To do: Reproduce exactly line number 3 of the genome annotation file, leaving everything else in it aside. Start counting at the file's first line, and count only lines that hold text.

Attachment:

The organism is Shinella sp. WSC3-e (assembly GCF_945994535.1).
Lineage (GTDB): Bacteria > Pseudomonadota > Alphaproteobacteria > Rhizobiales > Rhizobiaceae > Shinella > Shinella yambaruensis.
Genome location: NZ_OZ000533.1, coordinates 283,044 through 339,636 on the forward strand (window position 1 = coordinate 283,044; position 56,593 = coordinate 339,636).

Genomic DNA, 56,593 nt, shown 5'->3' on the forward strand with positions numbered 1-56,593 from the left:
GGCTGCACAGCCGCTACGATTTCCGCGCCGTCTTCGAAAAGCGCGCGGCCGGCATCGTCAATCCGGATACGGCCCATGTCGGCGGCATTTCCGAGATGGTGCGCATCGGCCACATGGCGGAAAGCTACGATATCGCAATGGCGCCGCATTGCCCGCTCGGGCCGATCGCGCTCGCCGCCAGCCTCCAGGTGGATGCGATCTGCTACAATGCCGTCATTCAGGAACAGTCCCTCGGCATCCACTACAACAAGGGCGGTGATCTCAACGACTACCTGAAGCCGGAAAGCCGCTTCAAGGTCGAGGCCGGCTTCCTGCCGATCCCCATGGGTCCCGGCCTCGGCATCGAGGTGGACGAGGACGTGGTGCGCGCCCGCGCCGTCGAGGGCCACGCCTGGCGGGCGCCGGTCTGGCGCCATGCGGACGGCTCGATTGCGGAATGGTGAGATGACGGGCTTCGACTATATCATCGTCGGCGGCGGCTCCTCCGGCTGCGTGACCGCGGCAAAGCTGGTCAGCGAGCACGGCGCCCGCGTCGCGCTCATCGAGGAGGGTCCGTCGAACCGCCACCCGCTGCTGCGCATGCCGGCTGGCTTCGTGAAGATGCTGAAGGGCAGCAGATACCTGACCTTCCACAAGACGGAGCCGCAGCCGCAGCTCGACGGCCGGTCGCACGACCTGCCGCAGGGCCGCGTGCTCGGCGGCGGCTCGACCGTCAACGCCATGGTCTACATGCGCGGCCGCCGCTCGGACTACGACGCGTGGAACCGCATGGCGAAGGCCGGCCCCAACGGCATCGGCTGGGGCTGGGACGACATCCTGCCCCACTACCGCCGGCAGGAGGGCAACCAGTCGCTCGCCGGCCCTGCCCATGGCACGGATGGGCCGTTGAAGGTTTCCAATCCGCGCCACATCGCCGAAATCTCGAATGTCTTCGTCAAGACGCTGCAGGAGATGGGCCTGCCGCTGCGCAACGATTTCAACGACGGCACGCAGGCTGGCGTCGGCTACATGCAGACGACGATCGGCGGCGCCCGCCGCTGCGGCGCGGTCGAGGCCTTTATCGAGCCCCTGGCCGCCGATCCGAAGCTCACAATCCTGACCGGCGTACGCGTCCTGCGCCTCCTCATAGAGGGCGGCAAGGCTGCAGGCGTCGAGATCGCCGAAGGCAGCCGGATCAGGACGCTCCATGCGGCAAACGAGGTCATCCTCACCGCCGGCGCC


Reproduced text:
Genome location: NZ_OZ000533.1, coordinates 283,044 through 339,636 on the forward strand (window position 1 = coordinate 283,044; position 56,593 = coordinate 339,636).